Commodities | May 15 2019
McKinsey & Company warn that a lack of recent exploration investment threatens a gold reserve crisis, while Macquarie singles out Africa-based miners as solid growth prospects.
-Era of cost-outs leads to a lack of exploration
-Few significant gold finds in recent times
-Oz miners in Africa offering re-rate potential
By Greg Peel
The gold industry has endured a rollercoaster ride in the 21st century to date, with the gold price rising from US$255/oz in 2001 to US$1900/oz in 2011, before falling to US$1050 by end-2015. The soaring price in the noughties prompted global gold miners into aggressive debt-funded M&A programs, note researchers McKinsey & Company.
The near halving of the price from 2011 forced now debt-heavy miners to take hefty impairments and initiate dramatic cost-out programs. Between 2012 and 2017, all-in sustaining costs (AISC) declined by -20% to US$879/oz.
The gold price has since recovered some ground (to US$1300/oz at the time of writing) and the initiatives taken beforehand mean large gold miners are much healthier, McKinsey notes, enjoying stronger cash flows, leaner cost structures and deleveraged balance sheets. But what miners were not doing while engaging in this cost and debt rationalisation phase was investing in high cost, high risk exploration.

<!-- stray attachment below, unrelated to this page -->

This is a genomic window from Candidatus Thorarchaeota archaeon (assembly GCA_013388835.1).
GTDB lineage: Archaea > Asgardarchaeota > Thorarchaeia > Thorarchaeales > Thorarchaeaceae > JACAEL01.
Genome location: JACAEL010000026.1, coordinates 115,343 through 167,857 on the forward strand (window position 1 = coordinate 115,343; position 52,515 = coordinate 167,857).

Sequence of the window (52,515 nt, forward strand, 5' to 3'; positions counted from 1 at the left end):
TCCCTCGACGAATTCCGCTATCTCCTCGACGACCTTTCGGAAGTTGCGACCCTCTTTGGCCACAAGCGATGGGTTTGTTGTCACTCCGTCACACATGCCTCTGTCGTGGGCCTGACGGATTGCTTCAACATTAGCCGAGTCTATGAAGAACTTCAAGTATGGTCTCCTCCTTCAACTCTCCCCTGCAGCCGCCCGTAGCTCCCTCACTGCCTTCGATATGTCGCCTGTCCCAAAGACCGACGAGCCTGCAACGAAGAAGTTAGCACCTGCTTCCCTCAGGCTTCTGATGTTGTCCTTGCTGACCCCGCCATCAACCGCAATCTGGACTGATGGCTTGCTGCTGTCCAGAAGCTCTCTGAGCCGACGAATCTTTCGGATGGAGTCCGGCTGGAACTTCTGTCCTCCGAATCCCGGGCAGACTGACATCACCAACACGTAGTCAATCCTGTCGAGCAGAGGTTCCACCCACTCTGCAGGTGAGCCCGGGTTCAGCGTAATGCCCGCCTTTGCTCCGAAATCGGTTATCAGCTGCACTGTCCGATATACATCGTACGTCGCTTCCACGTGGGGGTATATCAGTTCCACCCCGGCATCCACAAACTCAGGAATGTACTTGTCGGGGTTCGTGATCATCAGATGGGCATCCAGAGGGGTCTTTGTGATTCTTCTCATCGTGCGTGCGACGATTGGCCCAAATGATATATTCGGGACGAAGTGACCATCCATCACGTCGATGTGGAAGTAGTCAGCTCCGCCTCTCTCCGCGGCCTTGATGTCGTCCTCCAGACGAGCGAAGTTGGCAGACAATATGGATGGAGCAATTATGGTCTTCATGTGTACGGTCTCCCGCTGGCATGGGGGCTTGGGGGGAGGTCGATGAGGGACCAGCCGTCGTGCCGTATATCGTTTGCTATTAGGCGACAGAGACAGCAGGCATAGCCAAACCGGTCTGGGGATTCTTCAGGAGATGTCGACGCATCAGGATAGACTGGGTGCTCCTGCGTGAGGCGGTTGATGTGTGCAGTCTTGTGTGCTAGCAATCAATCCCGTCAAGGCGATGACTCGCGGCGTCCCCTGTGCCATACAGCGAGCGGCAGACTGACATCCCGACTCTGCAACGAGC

The result is gold reserves have declined by approximately -26% to 713moz, due partly to a -70% reduction in exploration spending as miners sought to preserve cash. This raises the uncomfortable prospect, McKinsey warns, of a looming reserve crisis.
During the noughties, miners sought to boost reserves through M&A, with the annual acquisition value peaking at US$38bn in 2011. The average price paid per ounce for acquired reserves in this period was often up to 300% prices a decade earlier. Such value destruction as a result of aggressive M&A means miners today are far more cautious at resorting to this approach to replenish reserves, McKinsey observes, despite price/earnings multiples of potential M&A targets having fallen back to decade lows.
Exacerbating the reserve replenishment challenge has been a lack of exploration success. Only a handful of greenfield projects have delivered significant gold discoveries above 6moz since 2006, and there are long lead-times between discovery and production.
As a result, relying on traditional greenfield strategies may not be the solution for growth either.
Hence, McKinsey suggests, the gold industry finds itself at an inflection point between the past cost-out and balance sheet deleveraging era and today’s need to focus on growth and reserve replenishment. Investors in gold miners looking for improved returns are unlikely to support the traditional means to reserve replenishment -- significant M&A programs.